Tuesday, 14 May 2013

The Cricket Documentaries that NEED to be made - Part 1

As anyone with access to cable TV and a passing interest in sports would know, in the past few years ESPN have ushered in a golden era of sports documentary making with their '30 for 30' series of high quality sports films.

As well as being hugely entertaining, the '30 for 30' series has established a variety of new sports doc paradigms which I will now list in no particular order:

  1. It is now no longer acceptable to just point a camera at famous sports people and call yourself a documentary film maker. Some of these documentaries feature stunning production techniques, meticulous research and art direction that wouldn't be out of place on a medium budget Hollywood film. ESPN are pretty loaded, I suppose. For making these documentaries, I forgive them for Steven A Smith and those NFL Draft Panels that are just six Stephen Colbert lookalikes droning on about the 247th pick from Tallahassee State Technical College as though he's a Governor of the Fed.
  2. ESPN managed to spawn a phenomenon I am calling "the Girlfriend Index". My girlfriend has no particularly keen interest in sports, yet she became so emotionally absorbed in 'Once Brothers', 'The best that never was' and 'The Two Escobars' that she still talks about them a year later. These are now the yardstick against which all other sports TV is measured for her. This is a good and bad thing; good because she is now more open to sit watching a sports program, which keeps us away from Bunnings Warehouse for two hours, though bad in that she is less likely to find watching 'Inside Cricket' an enjoyable experience by comparison, even on a purely ironic level like myself.
  3. Sports documentaries now no longer have to be about he biggest stars and the most iconic (read: overdone) moments in sports. They can be about failed franchises of the past, one-hit wonders and obscure sports people who only flirted with fame. This is a good thing. This is what makes many of them so engaging. It's an antidote to the constant stream of regurgitation and raking over familiar ground that are generally the hallmarks of sports media.
So bearing all this in mind and given that this is a cricket blog, I think it is high time we campaign for some cricketing 30 for 30's. When I say that, obviously ESPN doesn't necessarily have to make them. Someone else can if they want. There are just so many great cricket stories that haven't really been told properly. I'm talking 'Fire in Babylon' quality docos too, not half hour profiles on famous players of the past.

First, I will exclude some for the reasons I outline in point 3 above:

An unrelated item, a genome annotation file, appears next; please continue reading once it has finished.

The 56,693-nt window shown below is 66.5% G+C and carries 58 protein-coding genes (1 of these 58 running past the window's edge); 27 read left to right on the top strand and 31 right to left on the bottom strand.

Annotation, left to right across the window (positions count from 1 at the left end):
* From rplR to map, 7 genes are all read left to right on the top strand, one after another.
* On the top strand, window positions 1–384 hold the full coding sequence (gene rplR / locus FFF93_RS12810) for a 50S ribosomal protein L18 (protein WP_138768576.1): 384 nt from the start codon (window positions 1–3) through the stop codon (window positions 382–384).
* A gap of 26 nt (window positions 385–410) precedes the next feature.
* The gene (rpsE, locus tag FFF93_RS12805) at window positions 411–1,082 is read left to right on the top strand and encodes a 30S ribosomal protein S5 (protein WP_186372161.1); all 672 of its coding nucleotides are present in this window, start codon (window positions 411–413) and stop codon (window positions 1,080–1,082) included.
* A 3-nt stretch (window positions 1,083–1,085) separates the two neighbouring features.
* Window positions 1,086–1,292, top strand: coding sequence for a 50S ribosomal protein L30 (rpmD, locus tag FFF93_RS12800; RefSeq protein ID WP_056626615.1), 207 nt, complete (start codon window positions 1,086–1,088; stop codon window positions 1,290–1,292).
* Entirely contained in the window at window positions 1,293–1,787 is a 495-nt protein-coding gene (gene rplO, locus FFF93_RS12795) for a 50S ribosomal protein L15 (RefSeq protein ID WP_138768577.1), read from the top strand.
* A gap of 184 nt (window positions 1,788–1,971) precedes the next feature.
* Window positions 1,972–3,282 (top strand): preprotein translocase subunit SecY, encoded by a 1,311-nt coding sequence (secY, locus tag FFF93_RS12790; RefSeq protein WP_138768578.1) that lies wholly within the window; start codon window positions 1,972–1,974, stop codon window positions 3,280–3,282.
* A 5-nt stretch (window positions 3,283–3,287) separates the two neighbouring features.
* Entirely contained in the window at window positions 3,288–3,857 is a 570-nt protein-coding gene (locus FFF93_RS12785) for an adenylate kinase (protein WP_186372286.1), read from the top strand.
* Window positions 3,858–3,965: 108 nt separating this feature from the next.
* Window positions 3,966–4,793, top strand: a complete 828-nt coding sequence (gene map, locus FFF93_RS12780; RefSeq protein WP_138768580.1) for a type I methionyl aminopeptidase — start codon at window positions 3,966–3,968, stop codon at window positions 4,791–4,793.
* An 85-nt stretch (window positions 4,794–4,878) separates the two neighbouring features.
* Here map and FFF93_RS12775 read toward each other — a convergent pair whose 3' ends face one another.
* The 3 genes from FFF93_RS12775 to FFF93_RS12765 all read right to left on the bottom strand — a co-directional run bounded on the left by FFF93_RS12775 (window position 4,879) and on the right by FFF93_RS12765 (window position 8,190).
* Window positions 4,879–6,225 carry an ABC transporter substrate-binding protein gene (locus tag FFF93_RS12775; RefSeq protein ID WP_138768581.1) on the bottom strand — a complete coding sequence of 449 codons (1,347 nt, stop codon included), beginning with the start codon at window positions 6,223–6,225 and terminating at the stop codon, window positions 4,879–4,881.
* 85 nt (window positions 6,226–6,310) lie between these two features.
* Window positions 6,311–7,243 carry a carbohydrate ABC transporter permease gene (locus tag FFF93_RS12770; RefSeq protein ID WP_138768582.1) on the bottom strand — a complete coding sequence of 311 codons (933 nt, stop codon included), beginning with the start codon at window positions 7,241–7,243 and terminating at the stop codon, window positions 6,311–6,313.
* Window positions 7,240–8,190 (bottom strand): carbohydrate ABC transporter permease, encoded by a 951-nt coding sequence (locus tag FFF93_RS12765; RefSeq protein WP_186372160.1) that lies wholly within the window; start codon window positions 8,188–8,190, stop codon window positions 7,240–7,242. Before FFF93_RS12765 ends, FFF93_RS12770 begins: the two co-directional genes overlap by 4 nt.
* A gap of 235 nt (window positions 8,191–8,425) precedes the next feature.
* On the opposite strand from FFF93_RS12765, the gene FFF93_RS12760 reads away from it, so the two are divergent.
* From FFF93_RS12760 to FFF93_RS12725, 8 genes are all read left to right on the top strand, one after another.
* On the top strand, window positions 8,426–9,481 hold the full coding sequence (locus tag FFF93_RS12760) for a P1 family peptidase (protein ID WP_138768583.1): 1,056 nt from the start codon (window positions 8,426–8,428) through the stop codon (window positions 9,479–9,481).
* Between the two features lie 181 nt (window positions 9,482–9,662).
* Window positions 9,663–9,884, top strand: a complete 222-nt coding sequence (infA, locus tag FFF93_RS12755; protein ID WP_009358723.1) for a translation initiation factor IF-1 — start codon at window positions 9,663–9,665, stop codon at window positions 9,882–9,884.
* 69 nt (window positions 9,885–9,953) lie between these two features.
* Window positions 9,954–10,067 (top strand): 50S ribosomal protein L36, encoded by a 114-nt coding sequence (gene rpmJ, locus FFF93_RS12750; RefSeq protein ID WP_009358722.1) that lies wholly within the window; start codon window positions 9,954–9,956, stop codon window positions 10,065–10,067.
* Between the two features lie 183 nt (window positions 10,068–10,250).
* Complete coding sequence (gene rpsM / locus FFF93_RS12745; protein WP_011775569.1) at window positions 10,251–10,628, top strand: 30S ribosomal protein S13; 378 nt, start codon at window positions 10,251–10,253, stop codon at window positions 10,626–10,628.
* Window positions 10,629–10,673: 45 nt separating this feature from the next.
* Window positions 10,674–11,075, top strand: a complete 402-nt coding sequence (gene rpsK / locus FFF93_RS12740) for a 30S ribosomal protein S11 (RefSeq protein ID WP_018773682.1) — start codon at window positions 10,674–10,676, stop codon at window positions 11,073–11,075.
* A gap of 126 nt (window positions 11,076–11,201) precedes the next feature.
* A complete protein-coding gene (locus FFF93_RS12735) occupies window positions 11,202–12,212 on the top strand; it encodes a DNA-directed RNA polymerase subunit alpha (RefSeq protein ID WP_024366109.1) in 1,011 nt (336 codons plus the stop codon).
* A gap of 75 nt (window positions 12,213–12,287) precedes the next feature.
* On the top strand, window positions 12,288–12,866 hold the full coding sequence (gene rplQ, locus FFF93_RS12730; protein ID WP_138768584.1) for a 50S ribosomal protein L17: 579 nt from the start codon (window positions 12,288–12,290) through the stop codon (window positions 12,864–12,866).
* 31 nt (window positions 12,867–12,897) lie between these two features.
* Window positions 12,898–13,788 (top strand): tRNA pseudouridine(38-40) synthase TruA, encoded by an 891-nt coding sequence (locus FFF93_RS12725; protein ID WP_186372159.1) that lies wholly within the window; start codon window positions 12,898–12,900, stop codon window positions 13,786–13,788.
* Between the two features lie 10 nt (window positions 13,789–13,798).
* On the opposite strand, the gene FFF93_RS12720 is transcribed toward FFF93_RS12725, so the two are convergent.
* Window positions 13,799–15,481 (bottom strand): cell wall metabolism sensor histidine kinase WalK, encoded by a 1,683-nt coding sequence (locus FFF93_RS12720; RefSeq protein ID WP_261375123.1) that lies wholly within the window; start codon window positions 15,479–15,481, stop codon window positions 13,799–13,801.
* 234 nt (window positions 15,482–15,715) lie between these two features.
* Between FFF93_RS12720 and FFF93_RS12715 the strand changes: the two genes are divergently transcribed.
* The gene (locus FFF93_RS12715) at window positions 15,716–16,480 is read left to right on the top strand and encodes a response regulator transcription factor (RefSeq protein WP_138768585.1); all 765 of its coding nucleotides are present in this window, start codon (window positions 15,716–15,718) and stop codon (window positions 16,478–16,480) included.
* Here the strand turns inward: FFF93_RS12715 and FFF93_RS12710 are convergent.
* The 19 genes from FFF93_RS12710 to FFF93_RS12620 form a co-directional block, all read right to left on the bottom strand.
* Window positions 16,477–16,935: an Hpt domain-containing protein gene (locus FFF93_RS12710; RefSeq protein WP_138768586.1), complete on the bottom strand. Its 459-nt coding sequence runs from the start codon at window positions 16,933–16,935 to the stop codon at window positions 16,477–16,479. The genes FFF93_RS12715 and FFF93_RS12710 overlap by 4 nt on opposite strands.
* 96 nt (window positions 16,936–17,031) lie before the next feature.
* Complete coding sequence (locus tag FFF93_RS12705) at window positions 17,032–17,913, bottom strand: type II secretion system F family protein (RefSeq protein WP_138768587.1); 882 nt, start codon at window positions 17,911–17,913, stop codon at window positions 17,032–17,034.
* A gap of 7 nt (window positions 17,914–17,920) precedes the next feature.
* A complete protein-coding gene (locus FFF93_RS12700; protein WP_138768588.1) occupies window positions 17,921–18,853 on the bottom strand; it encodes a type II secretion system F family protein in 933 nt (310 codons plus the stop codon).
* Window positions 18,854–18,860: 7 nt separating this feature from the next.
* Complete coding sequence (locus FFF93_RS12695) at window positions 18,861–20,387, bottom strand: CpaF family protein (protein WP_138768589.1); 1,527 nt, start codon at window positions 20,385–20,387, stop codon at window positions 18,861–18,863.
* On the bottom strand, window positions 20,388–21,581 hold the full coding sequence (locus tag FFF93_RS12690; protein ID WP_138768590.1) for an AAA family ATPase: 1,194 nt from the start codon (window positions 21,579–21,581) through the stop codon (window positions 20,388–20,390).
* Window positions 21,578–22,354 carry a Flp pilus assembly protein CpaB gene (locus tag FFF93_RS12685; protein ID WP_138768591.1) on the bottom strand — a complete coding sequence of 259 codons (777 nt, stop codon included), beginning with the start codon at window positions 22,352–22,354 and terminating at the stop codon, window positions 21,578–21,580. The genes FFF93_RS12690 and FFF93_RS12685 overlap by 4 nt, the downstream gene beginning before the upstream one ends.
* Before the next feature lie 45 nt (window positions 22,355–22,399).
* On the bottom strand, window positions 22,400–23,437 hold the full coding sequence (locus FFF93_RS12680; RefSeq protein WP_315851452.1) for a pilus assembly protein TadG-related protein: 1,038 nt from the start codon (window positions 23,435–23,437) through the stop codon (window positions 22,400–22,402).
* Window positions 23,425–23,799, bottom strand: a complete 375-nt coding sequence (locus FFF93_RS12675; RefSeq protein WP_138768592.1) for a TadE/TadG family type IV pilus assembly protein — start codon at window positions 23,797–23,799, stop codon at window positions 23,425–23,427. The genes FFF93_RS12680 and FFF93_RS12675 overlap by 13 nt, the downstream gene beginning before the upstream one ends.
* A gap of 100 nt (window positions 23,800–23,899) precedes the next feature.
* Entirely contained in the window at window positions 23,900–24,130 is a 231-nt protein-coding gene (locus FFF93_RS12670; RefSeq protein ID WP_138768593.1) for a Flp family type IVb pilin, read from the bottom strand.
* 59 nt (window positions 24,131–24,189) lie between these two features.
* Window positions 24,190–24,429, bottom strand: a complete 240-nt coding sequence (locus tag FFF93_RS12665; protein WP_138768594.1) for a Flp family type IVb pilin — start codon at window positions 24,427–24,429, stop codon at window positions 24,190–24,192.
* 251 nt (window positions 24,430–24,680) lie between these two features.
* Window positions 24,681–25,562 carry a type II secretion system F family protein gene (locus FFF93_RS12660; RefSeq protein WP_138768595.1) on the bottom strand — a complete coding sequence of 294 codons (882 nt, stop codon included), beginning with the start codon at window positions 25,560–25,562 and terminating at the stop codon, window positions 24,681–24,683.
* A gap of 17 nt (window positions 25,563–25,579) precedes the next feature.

• World Series: we've been there so many times and if you suggest this one and then also tell me you haven't read Gideon Haigh's 'The Cricket War', I will be Glenn McGrath and you will be Ramnaresh Sarwan. EXCEPTION: if it was a documentary purely about the 'Country Cup' games, I would be on board. That would be such a niche documentary. Other than me, about fifteen people would watch it but it would give Ian Redpath some airtime, which I'm obviously all for.
  • Bodyline: I think I've actually seen more of the Bodyline footage of Bradman ducking Larwood 'bumpers' than I have of any of the rest of his career. It's an endlessly fascinating topic but just read the 8000 books on it or watch the documentaries that already exist. It's such a cartoonish 'good vs evil' narrative that somehow I've become immune to its appeal. Familiarity breeds contempt.
  • Steve Waugh's Ashes hundred in Sydney: I mean, Ray Martin probably owns the rights anyway and Waugh himself released AN ENTIRE BOOK about it. Enough.
  • The Don: I'm sorry if Roland Perry is reading this, but we don't need any more books or documentaries about Don Bradman. Actually that's not true; some better quality ones would be nice because most of them are rubbish. But when it comes to the Don, unless there is some secret vault of recordings on which every key player in his career has recorded their actual thoughts about him, we've heard it, read it and seen it before.
  • Match-fixing: to be clear, I'm not saying 'don't make a documentary on match fixing', I just think it would need to be very specific and stick to one single element, whether it be Cronje, Aamer/Butt/Asif spot-fixing, or the 'John the Bookie' saga. It's a topic with so many tentacles reaching in so many directions I just don't know where to start.
So without further ado, here are some of my suggestions; feel free to add your own in the comments section (this is far from a definitive list) and we'll see whether we can all get a production credit for our work. I will have to make this a two or three part post because I'll never get anything done with my day if I keep going at this rate.

The Australian Rebel Tours to South Africa

Cast: Malcolm Fraser, Bob Hawke, Kim Hughes, Terry Alderman, Rodney Hogg, Ali Bacher, Bruce Francis, Omar Henry, Allan Donald, Kepler Wessels, Mike Procter, Barry Richards, Graeme Pollock.


Even excluding the other Rebel tours by England, Sri Lanka and the West Indies, the main difficulty in putting this documentary together would be trimming it down to two hours of material.

Politics, race, international relations, thwarted careers, the ability of sport to both divide and unite; this story is a documentary makers dream. It's riveting from both a political and sporting context, on a personal level and in a societal sense. Game footage clearly exists in abundance, nearly all of the key players are still alive and enough time has passed for a great many of them to feel comfortable to talk about the tours. 

Despite the disapproval of their Prime Minister and the threat of being ostracized by the game for a significant period, most of the Australian players involved still feel as though they did the right thing by the game and the people of South Africa. The games saw Omar Henry become South Africa's first non-white player since 1912 and the behind-the-scenes happenings were myriad and fascinating.

There are divisive characters (Bacher, Hughes, Francis), highly quotable public figures in Hawke and Fraser (the latter declined to let a plane carrying a Sprinkboks rugby tour refuel on Australian soil in 1981) and a host of lesser lights for whom the tours were the beginning and end of their representative careers.

One small but important point: as a 1980's one-day uniform fetishist, I can't say I'd be displeased for this number to be seen by a wider audience: